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TOM TAYLOR (1817-1880)

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Originally appearing in Volume V26, Page 473 of the 1911 Encyclopedia Britannica.
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TOM TAYLOR (1817-1880), English dramatist and editor of Punch, was born at Bishop Wearmouth, near Sunderland, on the 19th of October 1817. After attending school there, and studying for two sessions at Glasgow University, he in 1837 entered Trinity College, Cambridge, of which he became a fellow. Subsequently he held for two years the professorship of English literature at University College, London. He was called to the bar (Middle Temple) in November 1846, and went on the northern circuit until, in 185o, he became assistant secretary of the Board of Health. On the reconstruction of the Board in 1854 he was made secretary, and on its abolition his services were transferred to a department of the Home Office, retiring on a pension in 1876. In his very early years Tom Taylor had shown a predilection for the drama, and had been in the habit of performing dramatic pieces with a number of children in a loft over a brewer's stable. Four burlesques of his were produced at the Lyceum in 1844. He made his first hit with To Parents and Guardians, brought out at the Lyceum in 1845. He also wrote some burlesques in conjunction with Albert Smith and Charles Kenny, and collaborated with Charles Reade in Masks and Faces (1852). Before the close of his life his dramatic pieces numbered over loo, amongst the best known of which are Our American Cousin (1858), produced by Laura Keene in New York, in which Sothern created the part of Lord Dundreary; Still Waters Run Deep (1855); Victims (1857); the Contested Election (1859); the Overland Route (186o); the Ticket of Leave Man (1863); Anne Boleyn (1875); and Joan of Arc (1871). He was perhaps the most popular dramatist of his time; but, if his chief concern was the construction of a popular acting play, the characters in his dramas are clearly and consistently drawn, and the dialogue is natural, nervous and pointed. In his blank verse historical dramas, Anne Boleyn and Joan of Arc, he was not so successful. Taylor had begun his career as a journalist when he first came to London. He very soon became connected with the Morning Chronicle and the Daily News, for which he wrote leaders. He was on the staff of Punch until 1874, when he succeeded Shirley Brooks as editor. He occasionally appeared with success in amateur theatricals, more especially in the character of Adam in As You Like It and of Jasper in A Sheep in Wolf's Clothing. He had some talent for painting, and for many years was art critic to The Times and the Graphic. He died at Lavender Sweep, Wandsworth, on the 12th of July 1880. Apart from the drama, Tom Taylor's chief contributions to literature are his biographies of painters, viz., Autobiography of B. R. Haydon (1853) ; Autobiography and Correspondence of C. R. Leslie, R.A. (186o); and Life and Times of Sir Joshua Reynolds(1865), which had been left in a very incomplete state by Leslie. His Historical Dramas appeared in one volume in 1877. He also edited, with a memorial preface, Pen Sketches from a Vanished Hand, selected from Papers of the late Mortimer Collins.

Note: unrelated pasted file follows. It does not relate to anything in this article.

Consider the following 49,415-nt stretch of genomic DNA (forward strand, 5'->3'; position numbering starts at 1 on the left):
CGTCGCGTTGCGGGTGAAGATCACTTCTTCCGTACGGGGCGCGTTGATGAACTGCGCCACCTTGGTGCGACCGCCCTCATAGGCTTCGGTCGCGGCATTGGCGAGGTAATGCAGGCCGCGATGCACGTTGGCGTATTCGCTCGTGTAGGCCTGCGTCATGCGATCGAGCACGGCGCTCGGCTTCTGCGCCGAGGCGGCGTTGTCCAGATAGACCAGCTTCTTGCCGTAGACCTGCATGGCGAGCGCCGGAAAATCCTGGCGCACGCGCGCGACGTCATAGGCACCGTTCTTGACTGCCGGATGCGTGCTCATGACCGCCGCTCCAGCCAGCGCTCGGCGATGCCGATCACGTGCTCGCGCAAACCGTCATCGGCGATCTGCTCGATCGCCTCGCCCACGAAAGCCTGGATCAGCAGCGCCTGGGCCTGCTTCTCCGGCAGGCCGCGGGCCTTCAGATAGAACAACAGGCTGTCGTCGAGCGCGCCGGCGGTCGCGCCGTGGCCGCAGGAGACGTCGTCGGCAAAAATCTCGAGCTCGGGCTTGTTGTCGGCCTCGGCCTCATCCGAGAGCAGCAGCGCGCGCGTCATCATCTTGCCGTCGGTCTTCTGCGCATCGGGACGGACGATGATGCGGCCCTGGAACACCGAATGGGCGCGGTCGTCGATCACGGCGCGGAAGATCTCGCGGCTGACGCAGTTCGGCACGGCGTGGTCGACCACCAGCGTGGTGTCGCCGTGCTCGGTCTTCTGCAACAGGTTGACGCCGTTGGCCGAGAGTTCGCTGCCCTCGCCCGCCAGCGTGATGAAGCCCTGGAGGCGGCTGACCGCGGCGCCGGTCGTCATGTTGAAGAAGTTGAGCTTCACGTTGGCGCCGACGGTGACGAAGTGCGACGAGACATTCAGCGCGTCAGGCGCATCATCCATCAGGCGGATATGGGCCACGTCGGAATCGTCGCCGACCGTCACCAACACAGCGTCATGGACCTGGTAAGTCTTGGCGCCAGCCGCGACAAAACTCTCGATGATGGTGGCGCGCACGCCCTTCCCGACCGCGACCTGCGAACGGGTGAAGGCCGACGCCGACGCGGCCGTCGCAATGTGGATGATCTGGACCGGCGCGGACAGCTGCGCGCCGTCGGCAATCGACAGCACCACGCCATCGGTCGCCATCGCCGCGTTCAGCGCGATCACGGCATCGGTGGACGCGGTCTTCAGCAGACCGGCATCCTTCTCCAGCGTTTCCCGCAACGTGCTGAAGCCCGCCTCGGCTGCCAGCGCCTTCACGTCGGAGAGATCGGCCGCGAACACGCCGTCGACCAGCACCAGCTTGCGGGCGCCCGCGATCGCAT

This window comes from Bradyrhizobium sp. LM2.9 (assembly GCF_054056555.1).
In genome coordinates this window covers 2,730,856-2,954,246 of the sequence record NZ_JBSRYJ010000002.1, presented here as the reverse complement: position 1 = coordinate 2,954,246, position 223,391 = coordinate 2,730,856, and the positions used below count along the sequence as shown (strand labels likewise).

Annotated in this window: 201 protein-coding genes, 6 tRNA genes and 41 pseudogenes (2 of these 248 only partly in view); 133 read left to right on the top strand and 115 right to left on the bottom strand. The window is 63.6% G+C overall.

End of Article: TOM TAYLOR (1817-1880)
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